Technology is the fulcrum upon which productivity and socio-economic activities rotate in the 21st century.

It is used extensively in science, finance, manufacturing, the labor market, communication, and domestic entertainment.

At the heart of the listed environments, technology is designed to explore and store data, and improve productivity, even as new innovations take shape.

New technology means new ways to affect productivity, communicate, and teach.

For the Teacher, it calls for the right balance between old learning models and emerging technologies.

A case in point is the implementation of the Smart Learning Environment (SLE) to ensure learning remains relevant.

smart learning is founded on two different types of technology: smart devices and intelligent technologies. Smart devices refer to artefacts that exhibit some properties of ubiquitous computing, including (although not necessarily) artificial intelligence; for instance, the Internet of things, wearable technology in the form of an accessory such as glasses, a backpack, or even clothing’ (p. 3). Intelligent technologies refer to learning analytics, cloud computing and AI capabilities, and are vital in capturing valuable learning data that can effectively enhance the development of personalized and adaptive learning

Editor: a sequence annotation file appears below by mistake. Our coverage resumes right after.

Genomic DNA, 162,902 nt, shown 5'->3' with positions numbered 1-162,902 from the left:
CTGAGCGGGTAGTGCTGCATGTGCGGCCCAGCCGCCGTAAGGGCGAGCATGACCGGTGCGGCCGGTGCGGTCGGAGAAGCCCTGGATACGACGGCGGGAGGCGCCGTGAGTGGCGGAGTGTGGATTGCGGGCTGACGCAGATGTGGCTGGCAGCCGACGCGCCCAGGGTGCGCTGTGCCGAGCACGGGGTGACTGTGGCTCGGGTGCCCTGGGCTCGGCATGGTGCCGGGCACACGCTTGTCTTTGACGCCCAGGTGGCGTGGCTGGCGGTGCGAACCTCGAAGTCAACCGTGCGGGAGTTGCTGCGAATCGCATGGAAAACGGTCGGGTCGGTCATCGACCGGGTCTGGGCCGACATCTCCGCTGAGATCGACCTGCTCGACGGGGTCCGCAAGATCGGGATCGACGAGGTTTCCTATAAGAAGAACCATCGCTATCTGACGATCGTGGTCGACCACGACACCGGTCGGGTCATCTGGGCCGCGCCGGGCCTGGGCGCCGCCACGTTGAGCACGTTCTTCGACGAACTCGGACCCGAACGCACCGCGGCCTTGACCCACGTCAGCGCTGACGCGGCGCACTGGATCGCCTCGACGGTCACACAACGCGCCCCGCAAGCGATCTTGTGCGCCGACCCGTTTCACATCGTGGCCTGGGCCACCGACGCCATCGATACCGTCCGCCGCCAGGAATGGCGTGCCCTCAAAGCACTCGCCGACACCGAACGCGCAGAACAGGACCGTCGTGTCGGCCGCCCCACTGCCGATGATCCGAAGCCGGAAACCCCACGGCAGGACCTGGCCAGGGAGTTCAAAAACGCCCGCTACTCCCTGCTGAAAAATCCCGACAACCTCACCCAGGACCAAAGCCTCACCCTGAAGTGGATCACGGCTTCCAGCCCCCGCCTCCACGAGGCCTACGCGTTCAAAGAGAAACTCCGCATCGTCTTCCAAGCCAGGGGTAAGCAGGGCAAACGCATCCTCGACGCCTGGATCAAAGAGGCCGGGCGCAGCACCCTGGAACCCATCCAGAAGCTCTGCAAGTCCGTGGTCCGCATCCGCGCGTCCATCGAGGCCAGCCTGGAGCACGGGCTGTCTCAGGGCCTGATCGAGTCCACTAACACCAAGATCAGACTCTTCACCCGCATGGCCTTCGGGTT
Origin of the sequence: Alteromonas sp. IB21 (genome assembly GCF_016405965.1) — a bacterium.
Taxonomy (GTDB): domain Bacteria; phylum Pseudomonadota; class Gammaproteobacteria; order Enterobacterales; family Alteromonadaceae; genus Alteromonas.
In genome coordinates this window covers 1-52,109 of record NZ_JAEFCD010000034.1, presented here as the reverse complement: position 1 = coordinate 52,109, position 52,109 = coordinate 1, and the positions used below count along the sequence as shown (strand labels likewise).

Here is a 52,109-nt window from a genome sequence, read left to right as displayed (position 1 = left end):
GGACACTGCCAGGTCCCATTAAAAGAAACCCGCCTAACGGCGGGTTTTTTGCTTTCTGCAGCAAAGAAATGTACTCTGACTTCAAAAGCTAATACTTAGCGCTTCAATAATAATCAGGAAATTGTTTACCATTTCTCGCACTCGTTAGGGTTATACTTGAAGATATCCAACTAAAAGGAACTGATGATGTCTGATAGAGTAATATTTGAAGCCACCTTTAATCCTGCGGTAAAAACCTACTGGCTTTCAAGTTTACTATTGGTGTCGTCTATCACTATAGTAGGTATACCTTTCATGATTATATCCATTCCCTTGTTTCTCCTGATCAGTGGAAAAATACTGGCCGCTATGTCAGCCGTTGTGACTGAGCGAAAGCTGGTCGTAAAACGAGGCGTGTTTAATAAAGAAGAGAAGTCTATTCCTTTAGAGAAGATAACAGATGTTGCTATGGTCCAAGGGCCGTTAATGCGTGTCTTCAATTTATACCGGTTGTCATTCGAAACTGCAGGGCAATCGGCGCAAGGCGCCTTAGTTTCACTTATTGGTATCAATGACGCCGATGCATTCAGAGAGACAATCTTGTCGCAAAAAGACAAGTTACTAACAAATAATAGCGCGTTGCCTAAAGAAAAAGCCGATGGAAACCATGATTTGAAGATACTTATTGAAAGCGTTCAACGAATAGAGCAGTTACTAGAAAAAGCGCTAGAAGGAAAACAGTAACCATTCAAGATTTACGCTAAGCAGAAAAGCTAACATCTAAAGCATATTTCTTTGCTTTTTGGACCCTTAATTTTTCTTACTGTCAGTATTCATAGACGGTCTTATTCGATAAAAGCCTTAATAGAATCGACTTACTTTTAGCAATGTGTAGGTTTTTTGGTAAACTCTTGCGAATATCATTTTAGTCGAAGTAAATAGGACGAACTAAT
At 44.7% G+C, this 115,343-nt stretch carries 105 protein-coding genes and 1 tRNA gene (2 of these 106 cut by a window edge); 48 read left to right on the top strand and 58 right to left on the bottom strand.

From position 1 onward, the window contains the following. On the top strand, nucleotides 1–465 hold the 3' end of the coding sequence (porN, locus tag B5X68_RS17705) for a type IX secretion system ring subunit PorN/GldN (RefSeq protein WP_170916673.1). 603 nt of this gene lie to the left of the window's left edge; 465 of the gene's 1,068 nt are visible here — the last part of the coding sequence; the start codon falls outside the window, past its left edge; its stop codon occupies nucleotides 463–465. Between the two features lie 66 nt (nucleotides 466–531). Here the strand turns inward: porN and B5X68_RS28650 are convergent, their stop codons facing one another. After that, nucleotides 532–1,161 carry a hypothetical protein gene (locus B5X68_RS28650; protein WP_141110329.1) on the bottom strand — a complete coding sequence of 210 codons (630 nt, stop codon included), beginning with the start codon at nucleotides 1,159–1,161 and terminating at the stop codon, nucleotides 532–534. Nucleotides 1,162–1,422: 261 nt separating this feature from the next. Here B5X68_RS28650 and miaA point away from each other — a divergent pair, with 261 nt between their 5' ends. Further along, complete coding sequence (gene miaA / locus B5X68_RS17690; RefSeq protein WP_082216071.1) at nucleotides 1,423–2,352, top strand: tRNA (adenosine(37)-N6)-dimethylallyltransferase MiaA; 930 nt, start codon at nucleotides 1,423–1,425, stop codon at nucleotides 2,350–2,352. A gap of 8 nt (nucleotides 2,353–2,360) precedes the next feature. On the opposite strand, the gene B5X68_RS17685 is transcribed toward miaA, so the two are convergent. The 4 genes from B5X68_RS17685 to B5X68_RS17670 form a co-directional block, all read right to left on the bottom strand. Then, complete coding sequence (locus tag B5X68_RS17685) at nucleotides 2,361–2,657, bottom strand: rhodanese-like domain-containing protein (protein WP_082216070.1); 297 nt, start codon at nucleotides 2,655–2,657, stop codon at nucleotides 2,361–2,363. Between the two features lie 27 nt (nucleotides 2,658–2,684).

Regardless, the teacher has to evolve with the advancements, experiment with new hardware and software, and sort out relevant components for an improved learning experience.  

Below are some focal points for the tech-savvy teacher:

  • Track learner progress as an attribute of SLE